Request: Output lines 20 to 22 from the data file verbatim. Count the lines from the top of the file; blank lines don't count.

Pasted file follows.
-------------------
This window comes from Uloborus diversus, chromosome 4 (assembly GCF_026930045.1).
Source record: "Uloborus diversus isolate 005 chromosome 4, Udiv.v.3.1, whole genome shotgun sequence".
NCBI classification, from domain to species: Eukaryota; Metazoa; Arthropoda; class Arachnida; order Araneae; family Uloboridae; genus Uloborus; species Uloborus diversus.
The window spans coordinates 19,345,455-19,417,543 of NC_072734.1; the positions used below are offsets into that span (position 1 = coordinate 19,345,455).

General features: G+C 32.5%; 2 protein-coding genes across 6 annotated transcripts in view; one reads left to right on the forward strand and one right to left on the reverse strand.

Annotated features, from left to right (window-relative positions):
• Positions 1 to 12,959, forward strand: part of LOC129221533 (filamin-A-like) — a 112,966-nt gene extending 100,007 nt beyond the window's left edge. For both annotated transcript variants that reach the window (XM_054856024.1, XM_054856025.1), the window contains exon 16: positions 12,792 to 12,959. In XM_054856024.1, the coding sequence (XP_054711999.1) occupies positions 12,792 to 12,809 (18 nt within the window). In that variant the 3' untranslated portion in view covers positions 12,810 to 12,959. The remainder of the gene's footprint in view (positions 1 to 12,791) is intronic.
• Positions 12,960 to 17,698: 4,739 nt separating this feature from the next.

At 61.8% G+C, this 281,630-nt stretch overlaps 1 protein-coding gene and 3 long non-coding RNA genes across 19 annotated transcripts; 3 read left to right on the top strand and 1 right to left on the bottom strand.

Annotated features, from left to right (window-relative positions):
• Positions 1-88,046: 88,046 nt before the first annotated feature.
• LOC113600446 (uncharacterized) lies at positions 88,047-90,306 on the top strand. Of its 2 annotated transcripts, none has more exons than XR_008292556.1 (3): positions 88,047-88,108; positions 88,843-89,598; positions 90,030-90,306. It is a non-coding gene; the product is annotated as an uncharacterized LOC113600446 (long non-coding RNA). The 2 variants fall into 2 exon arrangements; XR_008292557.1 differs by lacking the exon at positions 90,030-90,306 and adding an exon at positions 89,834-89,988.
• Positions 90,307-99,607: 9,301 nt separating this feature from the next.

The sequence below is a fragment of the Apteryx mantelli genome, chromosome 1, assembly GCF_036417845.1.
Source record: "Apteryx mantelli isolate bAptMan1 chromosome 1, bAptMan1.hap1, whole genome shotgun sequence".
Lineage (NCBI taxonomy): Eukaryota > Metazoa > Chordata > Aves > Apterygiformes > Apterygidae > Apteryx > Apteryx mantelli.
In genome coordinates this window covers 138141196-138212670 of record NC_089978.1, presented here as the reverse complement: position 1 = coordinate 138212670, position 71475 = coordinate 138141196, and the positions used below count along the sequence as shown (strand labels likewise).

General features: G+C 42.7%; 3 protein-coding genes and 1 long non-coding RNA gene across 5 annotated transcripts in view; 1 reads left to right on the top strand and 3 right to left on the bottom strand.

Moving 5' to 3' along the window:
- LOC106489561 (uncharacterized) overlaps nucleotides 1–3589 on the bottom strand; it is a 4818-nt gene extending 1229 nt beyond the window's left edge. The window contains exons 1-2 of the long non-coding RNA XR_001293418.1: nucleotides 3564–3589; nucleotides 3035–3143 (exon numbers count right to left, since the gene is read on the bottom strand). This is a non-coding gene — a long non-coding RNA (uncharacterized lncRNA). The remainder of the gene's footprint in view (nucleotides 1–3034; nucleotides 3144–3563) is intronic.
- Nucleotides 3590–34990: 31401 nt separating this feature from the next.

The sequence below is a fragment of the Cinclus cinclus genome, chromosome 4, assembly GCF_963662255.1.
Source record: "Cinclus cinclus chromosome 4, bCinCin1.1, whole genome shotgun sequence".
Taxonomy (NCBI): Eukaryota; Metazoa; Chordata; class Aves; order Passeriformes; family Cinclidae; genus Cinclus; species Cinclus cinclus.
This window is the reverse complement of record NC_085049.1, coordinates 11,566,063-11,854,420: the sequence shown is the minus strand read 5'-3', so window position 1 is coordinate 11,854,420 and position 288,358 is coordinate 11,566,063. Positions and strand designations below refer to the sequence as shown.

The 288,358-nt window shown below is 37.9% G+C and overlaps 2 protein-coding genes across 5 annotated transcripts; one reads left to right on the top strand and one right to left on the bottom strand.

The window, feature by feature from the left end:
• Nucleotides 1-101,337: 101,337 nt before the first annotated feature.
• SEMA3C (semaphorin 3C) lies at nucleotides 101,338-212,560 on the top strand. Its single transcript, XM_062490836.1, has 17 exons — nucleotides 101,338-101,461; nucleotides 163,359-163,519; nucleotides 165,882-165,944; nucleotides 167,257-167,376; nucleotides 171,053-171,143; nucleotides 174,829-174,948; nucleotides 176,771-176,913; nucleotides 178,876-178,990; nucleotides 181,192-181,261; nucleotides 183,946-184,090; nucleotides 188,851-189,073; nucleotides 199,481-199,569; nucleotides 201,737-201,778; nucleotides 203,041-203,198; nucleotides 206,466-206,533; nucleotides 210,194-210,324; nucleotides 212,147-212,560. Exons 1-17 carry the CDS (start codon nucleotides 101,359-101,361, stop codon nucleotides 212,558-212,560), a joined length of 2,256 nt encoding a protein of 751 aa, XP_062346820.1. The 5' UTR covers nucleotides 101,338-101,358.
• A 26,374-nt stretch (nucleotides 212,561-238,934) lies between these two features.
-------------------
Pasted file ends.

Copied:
- LOC106489561 (uncharacterized) overlaps nucleotides 1–3589 on the bottom strand; it is a 4818-nt gene extending 1229 nt beyond the window's left edge. The window contains exons 1-2 of the long non-coding RNA XR_001293418.1: nucleotides 3564–3589; nucleotides 3035–3143 (exon numbers count right to left, since the gene is read on the bottom strand). This is a non-coding gene — a long non-coding RNA (uncharacterized lncRNA). The remainder of the gene's footprint in view (nucleotides 1–3034; nucleotides 3144–3563) is intronic.
- Nucleotides 3590–34990: 31401 nt separating this feature from the next.

The sequence below is a fragment of the Cinclus cinclus genome, chromosome 4, assembly GCF_963662255.1.